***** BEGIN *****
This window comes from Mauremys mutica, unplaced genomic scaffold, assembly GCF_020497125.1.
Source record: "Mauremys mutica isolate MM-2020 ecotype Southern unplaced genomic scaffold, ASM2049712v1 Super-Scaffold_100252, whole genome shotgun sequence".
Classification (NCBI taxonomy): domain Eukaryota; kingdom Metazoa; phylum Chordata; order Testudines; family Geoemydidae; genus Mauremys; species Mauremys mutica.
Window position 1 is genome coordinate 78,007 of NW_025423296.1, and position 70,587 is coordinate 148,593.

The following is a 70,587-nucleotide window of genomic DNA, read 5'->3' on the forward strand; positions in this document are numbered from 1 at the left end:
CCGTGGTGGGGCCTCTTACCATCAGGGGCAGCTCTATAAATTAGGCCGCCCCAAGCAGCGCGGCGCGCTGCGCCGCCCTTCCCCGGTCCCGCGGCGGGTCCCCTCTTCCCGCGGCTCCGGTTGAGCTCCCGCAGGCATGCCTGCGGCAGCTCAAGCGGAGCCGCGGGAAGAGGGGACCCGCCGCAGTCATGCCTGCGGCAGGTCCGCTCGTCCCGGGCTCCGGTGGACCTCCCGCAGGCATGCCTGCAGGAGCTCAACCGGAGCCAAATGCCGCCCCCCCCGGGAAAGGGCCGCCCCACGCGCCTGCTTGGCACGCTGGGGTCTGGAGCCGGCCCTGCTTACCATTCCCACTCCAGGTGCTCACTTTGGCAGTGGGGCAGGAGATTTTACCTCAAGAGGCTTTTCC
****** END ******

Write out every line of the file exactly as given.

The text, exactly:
This window comes from Mauremys mutica, unplaced genomic scaffold, assembly GCF_020497125.1.
Source record: "Mauremys mutica isolate MM-2020 ecotype Southern unplaced genomic scaffold, ASM2049712v1 Super-Scaffold_100252, whole genome shotgun sequence".
Classification (NCBI taxonomy): domain Eukaryota; kingdom Metazoa; phylum Chordata; order Testudines; family Geoemydidae; genus Mauremys; species Mauremys mutica.
Window position 1 is genome coordinate 78,007 of NW_025423296.1, and position 70,587 is coordinate 148,593.

The following is a 70,587-nucleotide window of genomic DNA, read 5'->3' on the forward strand; positions in this document are numbered from 1 at the left end:
CCGTGGTGGGGCCTCTTACCATCAGGGGCAGCTCTATAAATTAGGCCGCCCCAAGCAGCGCGGCGCGCTGCGCCGCCCTTCCCCGGTCCCGCGGCGGGTCCCCTCTTCCCGCGGCTCCGGTTGAGCTCCCGCAGGCATGCCTGCGGCAGCTCAAGCGGAGCCGCGGGAAGAGGGGACCCGCCGCAGTCATGCCTGCGGCAGGTCCGCTCGTCCCGGGCTCCGGTGGACCTCCCGCAGGCATGCCTGCAGGAGCTCAACCGGAGCCAAATGCCGCCCCCCCCGGGAAAGGGCCGCCCCACGCGCCTGCTTGGCACGCTGGGGTCTGGAGCCGGCCCTGCTTACCATTCCCACTCCAGGTGCTCACTTTGGCAGTGGGGCAGGAGATTTTACCTCAAGAGGCTTTTCC